I am horrified to think about it now.
When I was a corporate employee, I was in one of my workplaces.
- 4-5 hours of overtime per day x 20 days (i.e., last train)
- Saturday work on 2 or 3 days a month
in large drops (e.g. refreshingly hot water)100 hours I was working overtime.
At the time, I was so overwhelmed by the amount of work that I was doing that it was a huge blow to both my body and my mental health.
I can still do my best!" I can still do my best," I thought, and I pushed myself too hard.
- What comes from overtime work, it's a sensory bug.
- I felt "I can still do my best" because 100 hours of overtime work has become the norm and my mentality is being eroded.
- Is 100 hours of overtime work the norm? How is that possible?
- If you get a little tired, one thing you can do is talk to someone outside of the workplace.
What comes from overtime work, it's a sensory bug.
I've written something similar on this blog a few times, but I've found that what's produced from overtime
Sensory BugsI think it is.
Because I was, that's why.
At the company I worked for, it was common for the senior staff around me to work until the last train (some even stayed overnight in the office), and overtime was the norm.
There was no atmosphere of not going home early, and for a time there was a mood of eliminating overtime for everyone.
Besides.In the beginning, I swore to myself that I would never work overtime.
I tore it up myself in spectacular fashion, though.
At first I was able to go home on time, but gradually I was given a lot of work.
I was never an immediate asset, but there were not many people, and I was in the [you can do the work there, right? I was not an immediate success, but there were not many people, and I was in the [frame of reference], so I began to be given jobs in a modest way.
At first.Wow! They'll give me a job!And I was so happy.
Gradually, these feelings were blown away.Every day turned into a day of enduring the pain from overtime work.
Humans are really creatures of their environment.
Because overtime work is the norm, I had to buy enough for dinner when I went out for lunch, and I started working backwards from the time of the last train to complete tasks.
It became commonplace for me to wonder which of the week's weekends I should go to work.
This is exactly the abnormal idea. This is an abnormal idea. My mentality was already corroded and it shouldn't have been there. My senses were also bugged....
I felt "I can still do my best" because 100 hours of overtime work has become the norm and my mentality is being eroded.
When you are pushing yourself that hard, you are constantly thinking about getting the job done and are less likely to notice your own ailments. Both mentally and physically.
My health deteriorated and I had a mental breakdown so bad that I couldn't stop crying, so I experienced firsthand the danger of numbing the senses to the point of overlooking a disorder.
My body is screaming, but I can still go for it! I thought, "I can still do it! I thought...lol
That's how I ended up retiring (though I'm glad I did), so really, I wouldn't recommend putting yourself through that.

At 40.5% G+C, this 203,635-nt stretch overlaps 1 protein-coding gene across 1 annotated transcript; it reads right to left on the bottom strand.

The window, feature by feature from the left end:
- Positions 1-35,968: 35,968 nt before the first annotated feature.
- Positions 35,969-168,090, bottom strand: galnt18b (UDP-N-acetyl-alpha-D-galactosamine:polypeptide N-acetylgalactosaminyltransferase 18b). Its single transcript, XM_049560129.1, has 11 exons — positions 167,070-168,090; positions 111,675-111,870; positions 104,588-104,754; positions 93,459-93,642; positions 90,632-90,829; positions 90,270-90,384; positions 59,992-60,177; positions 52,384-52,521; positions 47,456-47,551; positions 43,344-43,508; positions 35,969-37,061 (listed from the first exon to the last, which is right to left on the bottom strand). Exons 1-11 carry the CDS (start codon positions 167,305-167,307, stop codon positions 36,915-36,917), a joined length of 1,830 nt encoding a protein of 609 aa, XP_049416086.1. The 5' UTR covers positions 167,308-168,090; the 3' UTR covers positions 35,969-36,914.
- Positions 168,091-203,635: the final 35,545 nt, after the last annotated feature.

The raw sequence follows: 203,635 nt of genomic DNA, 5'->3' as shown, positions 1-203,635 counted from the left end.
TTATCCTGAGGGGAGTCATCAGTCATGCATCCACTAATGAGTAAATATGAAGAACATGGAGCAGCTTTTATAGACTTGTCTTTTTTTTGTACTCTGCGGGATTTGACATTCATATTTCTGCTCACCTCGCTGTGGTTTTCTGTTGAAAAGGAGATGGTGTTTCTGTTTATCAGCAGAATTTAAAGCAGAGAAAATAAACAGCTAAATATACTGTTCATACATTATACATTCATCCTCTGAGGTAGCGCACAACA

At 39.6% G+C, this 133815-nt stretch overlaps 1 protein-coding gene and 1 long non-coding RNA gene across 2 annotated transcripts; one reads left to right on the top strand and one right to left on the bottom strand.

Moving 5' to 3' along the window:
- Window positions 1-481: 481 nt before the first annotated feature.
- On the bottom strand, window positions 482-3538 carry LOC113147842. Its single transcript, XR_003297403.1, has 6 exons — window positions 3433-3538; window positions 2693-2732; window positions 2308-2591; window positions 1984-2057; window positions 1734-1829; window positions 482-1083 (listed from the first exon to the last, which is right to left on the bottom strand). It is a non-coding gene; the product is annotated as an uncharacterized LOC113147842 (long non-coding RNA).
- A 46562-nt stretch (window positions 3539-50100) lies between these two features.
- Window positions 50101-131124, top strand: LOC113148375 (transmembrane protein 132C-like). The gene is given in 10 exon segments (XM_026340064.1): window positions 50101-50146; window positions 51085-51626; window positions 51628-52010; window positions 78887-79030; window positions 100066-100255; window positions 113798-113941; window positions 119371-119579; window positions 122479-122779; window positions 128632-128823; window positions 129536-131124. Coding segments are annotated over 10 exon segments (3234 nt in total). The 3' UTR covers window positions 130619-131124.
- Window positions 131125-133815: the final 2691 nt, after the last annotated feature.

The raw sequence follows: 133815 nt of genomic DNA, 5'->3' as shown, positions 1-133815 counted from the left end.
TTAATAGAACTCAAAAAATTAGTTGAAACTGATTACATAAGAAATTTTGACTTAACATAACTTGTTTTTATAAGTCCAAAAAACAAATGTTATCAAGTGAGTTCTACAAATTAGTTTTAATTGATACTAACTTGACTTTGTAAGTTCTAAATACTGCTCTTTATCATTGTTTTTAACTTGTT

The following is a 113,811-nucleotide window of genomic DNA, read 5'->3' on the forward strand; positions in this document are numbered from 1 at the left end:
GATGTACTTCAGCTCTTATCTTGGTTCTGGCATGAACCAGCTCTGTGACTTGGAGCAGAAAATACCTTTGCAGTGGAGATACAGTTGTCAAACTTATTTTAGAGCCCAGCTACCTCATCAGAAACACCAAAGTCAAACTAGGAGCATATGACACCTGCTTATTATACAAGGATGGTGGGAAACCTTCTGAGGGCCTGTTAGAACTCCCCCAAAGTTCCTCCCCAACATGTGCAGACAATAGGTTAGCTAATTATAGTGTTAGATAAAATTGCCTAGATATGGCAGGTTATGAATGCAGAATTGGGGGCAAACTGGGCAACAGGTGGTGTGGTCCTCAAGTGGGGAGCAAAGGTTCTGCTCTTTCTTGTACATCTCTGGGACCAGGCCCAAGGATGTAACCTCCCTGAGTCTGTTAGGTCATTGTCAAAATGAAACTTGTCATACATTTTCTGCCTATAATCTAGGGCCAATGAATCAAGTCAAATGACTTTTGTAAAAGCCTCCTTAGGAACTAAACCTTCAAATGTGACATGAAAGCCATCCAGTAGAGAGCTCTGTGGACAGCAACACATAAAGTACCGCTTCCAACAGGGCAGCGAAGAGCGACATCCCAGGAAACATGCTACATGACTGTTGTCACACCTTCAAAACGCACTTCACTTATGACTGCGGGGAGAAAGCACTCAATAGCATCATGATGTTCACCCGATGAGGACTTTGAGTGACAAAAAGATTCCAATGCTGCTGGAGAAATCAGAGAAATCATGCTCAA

Unless there is something that needs to be accomplished...
If there was a separate overtime allowance, it was still good. It didn't pay out. Was it so-called prospective?
(Now, in normal times, I'd think it was impossible, but back then I didn't wonder why I wasn't getting paid for overtime.)
Is 100 hours of overtime work the norm? How is that possible?
It seems that there are some stoic members of society who say things like "100 hours of overtime is nothing," "It is normal for all members of society to work that much," or "It is spoiled to have a hard time with 100 hours of overtime.
A hundred hours of overtime.abnormalityIt's an anomaly.
It is not at all natural.
Because, you know, it's hard, right? I thought I could still do my best after my mental breakdown, but it was hard because I was crying and feeling sick, you know?
And I wasn't paid overtime. My take-home pay didn't change.
It was a normal thought that I wanted to quit.
The only saving grace was that when I worked on a holiday, I could apply for a compensatory day off.
My senior, who seemed to have more than 100 hours to spare, was working without a whimper.
I was mentally beaten up, too, but inside I was thinking, "Is this senior okay...?" I thought.
There are many such people who, if they exceed their limits, are unable to recover, aren't there?
If you get a little tired, one thing you can do is talk to someone outside of the workplace.
If you're thinking, "Maybe I'm getting a little tired of ・・・・," then you're in the right state of mind.You may want to talk to someone who is not in the same office and who is not working overtime.
I know how overworked I am and how mentally challenged I am.
I've talked to people in the same office and in the same situation, and they just sympathize with me, but they're not surprised.This is because they are not aware of their abnormal working environment.
Friends and family. Or even acquaintances.
I didn't say much, but I wish I had said it and talked to others a lot.
Venting is really important.
I should have quit a long time ago, earlier, rather than have that kind of mental instability.It's like that.
There are many cases in the world where people take it upon themselves to work too hard, and the results are disappointing.
If you feel even a little "tired," you should confide in those around you, vent, take a break, or take a leave of absence as soon as possible.
So, I have to tell you about my experience of working 100 hours of overtime and still thinking I could work hard.